Iran announced this week that for the first time since the 1979 revolution, it would be opening a marathon race to foreign tourists. No women, please:
“Unfortunately, women are not allowed to run this first limited edition”, said Mr Straten. “There are many (Iranian) women who like to run and we hope in the next edition we get the permission for women to run the marathon.” …
At present 15 Britons, 15 French men and two Canadians are among the 200 individuals from more than 35 countries who have registered for the event, which will be followed by a medal ceremony in Persepolis’ Apadana Palace, part of Darius the Great’s original design for his capital city. Organisers are also holding a “Persian pasta party” on the eve of the marathon, accompanied by “live traditional music”….
Ms Dowlat Nowrouzi, the representative of the National Council of Resistance of Iran in the United Kingdom, said it was not surprising that women had no role in the marathon or similar events in Iran. “Subjugation of women is completely institutionalized”, she said, “Women are also barred from participating in many fields of sport in Iran, and they are even barred from attending stadiums as spectators.”
The ban on women coming alongside the attempt by Iran to open itself up just a little is a comic version of an often tragic process. The Washington Post‘s David Ignatius marks a number of the Iranian-American hostages the regime has taken lately — a frequent subject of commentary here at IranTruth — and points out that it appears to be an effort by hard-liners within the regime to put a damper on the spirits of those who might want to bring Western technology and culture back home.
In particular, ties to the World Economic Forum are among the “charges” being brought against businessman Siamak Namazi. As a “Young Global Leader,” Namazi did indeed have some ties to the World Economic Forum. However, Iranian President Hassan Rouhani had just blessed off on a gathering in Iran of these “Young Global Leaders” through his vice president for science and technology. Now many will be afraid to come, as Rouhani is not in charge of the Iran Revolutionary Guards Corps (IRGC), whose secretive intelligence arm was behind Namazi’s kidnapping. The Ayatollah Ali Khamenei, Iran’s Supreme Leader, is in charge of the IRGC. Khamenei has given explicit and public guidance to the IRGC to be on the lookout for possible “infiltration.” By publicly backing the IRGC’s “witch hunt,” Khamenei has made it far less likely that Iran’s economic opening will flower.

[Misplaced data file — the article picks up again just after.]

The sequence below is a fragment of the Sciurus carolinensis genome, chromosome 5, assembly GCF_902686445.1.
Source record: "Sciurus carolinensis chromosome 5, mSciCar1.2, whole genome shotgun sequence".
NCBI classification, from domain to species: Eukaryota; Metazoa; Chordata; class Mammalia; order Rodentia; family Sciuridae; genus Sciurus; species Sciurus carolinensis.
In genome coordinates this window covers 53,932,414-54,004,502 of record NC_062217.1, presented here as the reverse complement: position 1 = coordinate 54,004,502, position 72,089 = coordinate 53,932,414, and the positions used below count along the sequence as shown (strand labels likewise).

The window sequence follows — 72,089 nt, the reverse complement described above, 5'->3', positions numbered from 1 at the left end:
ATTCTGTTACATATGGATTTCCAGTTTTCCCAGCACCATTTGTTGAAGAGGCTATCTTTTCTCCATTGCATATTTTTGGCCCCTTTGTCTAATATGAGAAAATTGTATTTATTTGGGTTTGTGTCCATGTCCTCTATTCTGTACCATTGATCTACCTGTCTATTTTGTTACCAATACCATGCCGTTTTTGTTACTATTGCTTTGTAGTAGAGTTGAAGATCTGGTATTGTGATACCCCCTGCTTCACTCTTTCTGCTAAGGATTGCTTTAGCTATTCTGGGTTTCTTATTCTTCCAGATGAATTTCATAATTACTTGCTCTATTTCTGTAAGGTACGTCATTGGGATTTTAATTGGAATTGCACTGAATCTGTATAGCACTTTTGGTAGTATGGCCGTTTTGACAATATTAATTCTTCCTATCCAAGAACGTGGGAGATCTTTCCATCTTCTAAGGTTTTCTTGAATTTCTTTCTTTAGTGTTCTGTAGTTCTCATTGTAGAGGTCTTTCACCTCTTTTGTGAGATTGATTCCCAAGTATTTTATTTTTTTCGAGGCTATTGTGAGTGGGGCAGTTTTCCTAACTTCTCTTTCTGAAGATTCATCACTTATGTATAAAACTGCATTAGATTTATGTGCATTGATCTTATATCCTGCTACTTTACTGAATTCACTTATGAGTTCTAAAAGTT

Similarly, Iran’s Trade Promotion Organization of Iran has issued an expansive list of American goods that are forbidden from importation. These do not include merely military technology, but also powerful cultural symbols of America including American cars, American brands of shaving cream or clothing, pool tables, or cigars. Naturally one of the items banned is McDonald’s restaurants, as Khamenei fears American “sandwiches” as a tool of cultural change.
Iran is also cracking down on Christianity, associated with the West. A Christmas day raid on a church resulted in nine people being arrested for practicing their faith on one of its holiest holidays. Freedom of conscience is unknown in Iran, where only two ethnic minorities are allowed by law to be Christians.
The effect of this ratcheting oppression will be, as Ignatius points out, to derail much of the economic improvement that would have come with reintegration. Giving the example of a group called iBridges, which had been considering startups in Iran, he notes that its Iranian-American members now doubt that they want to run the risk. Like Namazi, they could end up in Evin prison — or simply disappeared, like Nizar Zakka. Startups are risky enough when it is only your money on the line.